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Obama Administration Cracks Down on Foreign Tax Evasion Photo: Bill Pugliano/Getty Images

Obama Administration Cracks Down on Foreign Tax Evasion

The White House announced a series of initiatives Thursday night, by which the President will attempt to close some of the more egregious loopholes used by foreigners to hide assets in the U.S. The President will also urge Congress to pass more solid and specific legislation with the same goals.

“The Panama Papers underscore the importance of the efforts the United States has taken domestically, and the efforts we have undertaken with our international partners, to address these shared challenges,” according to a White House statement.

As part of the initiative, the Treasury Department took two major steps. First, it finalized its “customer due diligence rule.” This rule requires financial institutions to discover and verify who actually owns any company that makes use of their services and where the profits from said company are actually going. The idea here is to discourage the abuse of shell company secrecy by increasing transparency and allowing financial institutions and law enforcement to properly identify who is actually behind a company (known as the “beneficial owner”).

The second step the Treasury took is to require certain foreign-owned companies obtain tax identification numbers from the IRS, which would necessitate these companies reporting ownership and transaction information directly to the service. Although it’s still possible for individuals to exploit weak transparency rules offshore, this step looks to close some of the gaps that foreign entities use to conceal their financial activities through anonymous shell companies in the U.S.

Although these measures are fairly limited in scope and may not go far enough to satisfy the most ardent reformers, the Obama Administration looks to be leaving the heavy lifting to Congress. In the announcement, the President, Treasury and Department of Justice called on Congress to:

1. Pass legislation to require ‘beneficial ownership’ transparency: On behalf of the Administration, the U.S. Department of the Treasury is sending a new legislative proposal to Congress that would require all companies formed in the U.S. report information about their beneficial owners to the Department of the Treasury. That step would make information about beneficial owners readily available to law enforcement.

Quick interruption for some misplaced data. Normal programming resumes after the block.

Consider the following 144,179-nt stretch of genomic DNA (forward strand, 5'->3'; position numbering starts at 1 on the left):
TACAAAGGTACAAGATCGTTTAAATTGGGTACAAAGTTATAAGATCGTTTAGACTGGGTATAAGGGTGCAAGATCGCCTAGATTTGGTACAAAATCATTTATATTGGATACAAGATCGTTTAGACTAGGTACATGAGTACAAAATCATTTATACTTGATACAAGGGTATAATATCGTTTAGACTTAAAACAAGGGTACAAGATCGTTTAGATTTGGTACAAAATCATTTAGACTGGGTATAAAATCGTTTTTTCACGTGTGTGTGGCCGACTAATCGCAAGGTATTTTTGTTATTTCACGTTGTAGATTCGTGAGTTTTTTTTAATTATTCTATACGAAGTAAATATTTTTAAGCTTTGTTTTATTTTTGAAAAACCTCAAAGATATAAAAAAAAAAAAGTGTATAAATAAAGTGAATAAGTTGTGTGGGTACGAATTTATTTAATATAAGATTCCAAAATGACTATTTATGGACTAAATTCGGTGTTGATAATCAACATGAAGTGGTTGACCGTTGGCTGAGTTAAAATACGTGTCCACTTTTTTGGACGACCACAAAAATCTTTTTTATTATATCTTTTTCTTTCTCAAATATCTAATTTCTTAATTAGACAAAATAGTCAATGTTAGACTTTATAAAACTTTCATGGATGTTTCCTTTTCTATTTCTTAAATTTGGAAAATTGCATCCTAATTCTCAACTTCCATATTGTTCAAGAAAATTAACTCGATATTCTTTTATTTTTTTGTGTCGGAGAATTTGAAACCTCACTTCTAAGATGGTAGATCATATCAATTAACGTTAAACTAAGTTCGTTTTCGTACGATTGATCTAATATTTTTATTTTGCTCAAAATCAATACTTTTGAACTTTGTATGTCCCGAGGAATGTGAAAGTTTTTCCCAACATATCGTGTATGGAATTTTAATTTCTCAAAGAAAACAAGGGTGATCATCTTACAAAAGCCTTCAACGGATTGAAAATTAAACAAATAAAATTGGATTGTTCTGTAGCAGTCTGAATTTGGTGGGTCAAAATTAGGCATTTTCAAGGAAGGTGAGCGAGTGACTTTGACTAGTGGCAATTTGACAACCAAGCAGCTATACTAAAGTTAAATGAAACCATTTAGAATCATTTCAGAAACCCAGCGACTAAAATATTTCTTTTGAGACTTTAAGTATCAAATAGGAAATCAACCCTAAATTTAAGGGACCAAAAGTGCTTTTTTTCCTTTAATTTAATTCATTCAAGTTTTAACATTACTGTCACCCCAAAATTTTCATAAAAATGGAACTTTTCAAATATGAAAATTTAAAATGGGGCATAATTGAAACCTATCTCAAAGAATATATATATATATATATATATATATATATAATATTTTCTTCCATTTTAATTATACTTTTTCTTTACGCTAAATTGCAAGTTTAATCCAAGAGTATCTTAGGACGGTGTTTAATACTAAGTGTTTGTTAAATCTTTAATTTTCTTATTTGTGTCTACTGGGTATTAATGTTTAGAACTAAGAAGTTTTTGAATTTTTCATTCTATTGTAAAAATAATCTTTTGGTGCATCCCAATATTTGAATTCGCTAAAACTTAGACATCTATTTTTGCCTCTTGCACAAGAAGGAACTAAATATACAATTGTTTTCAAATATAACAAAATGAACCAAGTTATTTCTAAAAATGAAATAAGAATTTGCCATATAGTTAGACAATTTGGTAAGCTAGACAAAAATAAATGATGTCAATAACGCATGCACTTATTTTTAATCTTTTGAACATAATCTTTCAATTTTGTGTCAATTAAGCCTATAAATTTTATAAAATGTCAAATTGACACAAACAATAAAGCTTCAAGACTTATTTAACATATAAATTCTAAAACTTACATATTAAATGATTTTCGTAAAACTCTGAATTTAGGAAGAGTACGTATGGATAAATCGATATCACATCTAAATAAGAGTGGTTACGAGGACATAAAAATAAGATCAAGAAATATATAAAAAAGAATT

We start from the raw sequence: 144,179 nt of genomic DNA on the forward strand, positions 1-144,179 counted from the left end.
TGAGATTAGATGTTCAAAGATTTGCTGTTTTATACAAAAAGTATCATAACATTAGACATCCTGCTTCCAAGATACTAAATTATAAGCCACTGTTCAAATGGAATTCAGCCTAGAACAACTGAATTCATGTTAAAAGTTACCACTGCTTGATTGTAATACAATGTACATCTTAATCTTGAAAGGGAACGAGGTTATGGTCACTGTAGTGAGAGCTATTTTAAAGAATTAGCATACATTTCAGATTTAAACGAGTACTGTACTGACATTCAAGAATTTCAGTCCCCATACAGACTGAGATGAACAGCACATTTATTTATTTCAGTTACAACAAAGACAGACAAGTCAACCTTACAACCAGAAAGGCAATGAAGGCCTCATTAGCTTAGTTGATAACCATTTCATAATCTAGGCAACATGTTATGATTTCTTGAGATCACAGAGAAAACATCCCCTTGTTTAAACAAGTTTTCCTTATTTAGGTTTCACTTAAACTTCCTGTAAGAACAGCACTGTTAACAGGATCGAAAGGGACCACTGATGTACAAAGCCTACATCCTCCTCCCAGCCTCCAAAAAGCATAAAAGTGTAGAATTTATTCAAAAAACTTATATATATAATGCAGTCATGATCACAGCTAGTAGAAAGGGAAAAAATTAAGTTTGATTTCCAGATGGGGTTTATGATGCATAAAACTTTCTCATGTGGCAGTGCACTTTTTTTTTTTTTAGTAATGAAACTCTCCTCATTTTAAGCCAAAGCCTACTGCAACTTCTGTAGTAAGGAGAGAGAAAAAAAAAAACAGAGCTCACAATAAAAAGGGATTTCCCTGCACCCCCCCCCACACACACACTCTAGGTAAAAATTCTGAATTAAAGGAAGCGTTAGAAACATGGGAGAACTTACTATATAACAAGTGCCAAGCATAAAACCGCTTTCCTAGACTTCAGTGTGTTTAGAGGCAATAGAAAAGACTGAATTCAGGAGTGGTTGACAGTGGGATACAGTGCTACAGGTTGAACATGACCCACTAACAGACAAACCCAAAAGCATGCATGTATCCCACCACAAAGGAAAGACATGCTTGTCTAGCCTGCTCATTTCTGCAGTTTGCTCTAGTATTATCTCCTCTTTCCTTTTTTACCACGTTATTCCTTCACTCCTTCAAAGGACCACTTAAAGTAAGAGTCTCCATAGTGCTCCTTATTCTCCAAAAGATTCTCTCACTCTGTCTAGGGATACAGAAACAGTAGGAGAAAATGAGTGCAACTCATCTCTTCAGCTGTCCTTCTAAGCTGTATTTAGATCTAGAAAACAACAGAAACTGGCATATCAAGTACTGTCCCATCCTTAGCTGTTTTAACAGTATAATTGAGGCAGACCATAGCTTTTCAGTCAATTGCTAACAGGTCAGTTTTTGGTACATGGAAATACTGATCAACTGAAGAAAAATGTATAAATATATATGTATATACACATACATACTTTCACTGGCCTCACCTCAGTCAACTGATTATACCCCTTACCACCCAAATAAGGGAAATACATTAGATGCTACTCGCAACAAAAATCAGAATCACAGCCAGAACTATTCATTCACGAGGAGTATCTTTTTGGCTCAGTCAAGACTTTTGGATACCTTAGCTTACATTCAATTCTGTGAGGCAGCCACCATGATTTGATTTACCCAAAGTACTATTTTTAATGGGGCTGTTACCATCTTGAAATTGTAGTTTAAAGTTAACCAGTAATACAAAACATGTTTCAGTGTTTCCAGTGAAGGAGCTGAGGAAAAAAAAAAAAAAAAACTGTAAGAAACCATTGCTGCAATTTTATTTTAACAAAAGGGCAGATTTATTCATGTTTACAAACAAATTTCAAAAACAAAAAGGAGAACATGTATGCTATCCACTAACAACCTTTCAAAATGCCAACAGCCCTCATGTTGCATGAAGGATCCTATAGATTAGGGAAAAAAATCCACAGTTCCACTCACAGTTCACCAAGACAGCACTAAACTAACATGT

2. Pass legislation to give law enforcement better anti-corruption tools: We are also seeking legislation to advance our ability to fight corruption both here in the United States and abroad. The new legislative proposals would enhance the ability of our law enforcement officials to obtain information from domestic and foreign banks so they can investigate and prosecute money laundering. This will also allow the Justice Department to prosecute money laundering linked to a broader set of crimes, including ones that involve corrupt public officials.

3. Approve eight tax treaties:  Eight tax treaties have been awaiting Senate approval for several years. Without those treaties, U.S. officials don’t have a complete set of tools to fully investigate and crack down on tax evasion by Americans with offshore accounts, including secret Swiss bank accounts.

4. Strengthen existing law to improve reciprocal transparency: In 2010, President Obama signed legislation that established the global standard for financial reporting by requiring foreign financial institutions to automatically report to the IRS information about financial accounts held by U.S. persons. But right now, the U.S. doesn’t provide the same information to its partners under this law that they provide to the United States. Congress can strengthen this law by requiring U.S. financial institutions to provide that information to our partners.”

There is little doubt this package of reforms will get caught up in the political snarl. Nonetheless, these measures represent both the most comprehensive response yet to the Panama Papers revelation and an important official government recognition that the U.S., though it fancies itself as the leader in the fight for international financial transparency, hasn’t quite been holding up its end of the bargain.

This article was originally published by

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